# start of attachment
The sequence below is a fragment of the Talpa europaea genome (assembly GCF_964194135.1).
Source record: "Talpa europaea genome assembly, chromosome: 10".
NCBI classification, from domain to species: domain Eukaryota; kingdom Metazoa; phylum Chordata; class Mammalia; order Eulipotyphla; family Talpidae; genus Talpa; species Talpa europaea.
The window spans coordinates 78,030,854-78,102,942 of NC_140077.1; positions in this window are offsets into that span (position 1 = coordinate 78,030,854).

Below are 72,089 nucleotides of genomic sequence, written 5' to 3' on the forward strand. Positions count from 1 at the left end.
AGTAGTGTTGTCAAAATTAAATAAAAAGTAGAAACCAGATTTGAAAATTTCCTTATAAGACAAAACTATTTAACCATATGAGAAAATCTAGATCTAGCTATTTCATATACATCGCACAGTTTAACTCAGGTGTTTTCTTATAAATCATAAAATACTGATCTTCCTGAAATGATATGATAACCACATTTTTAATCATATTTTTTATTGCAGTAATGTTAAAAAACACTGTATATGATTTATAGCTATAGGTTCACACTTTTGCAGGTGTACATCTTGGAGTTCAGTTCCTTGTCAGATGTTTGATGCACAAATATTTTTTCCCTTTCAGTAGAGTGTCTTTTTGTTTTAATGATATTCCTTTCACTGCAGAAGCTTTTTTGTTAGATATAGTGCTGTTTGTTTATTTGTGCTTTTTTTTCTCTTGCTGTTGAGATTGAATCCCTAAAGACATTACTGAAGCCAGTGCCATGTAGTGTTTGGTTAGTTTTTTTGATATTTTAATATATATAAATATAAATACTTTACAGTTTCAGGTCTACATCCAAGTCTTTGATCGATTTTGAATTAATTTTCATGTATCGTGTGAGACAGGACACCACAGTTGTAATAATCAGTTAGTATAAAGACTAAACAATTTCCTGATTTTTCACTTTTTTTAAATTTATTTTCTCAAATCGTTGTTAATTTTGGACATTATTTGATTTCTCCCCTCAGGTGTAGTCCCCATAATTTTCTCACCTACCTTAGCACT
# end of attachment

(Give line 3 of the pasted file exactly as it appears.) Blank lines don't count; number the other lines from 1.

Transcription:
NCBI classification, from domain to species: domain Eukaryota; kingdom Metazoa; phylum Chordata; class Mammalia; order Eulipotyphla; family Talpidae; genus Talpa; species Talpa europaea.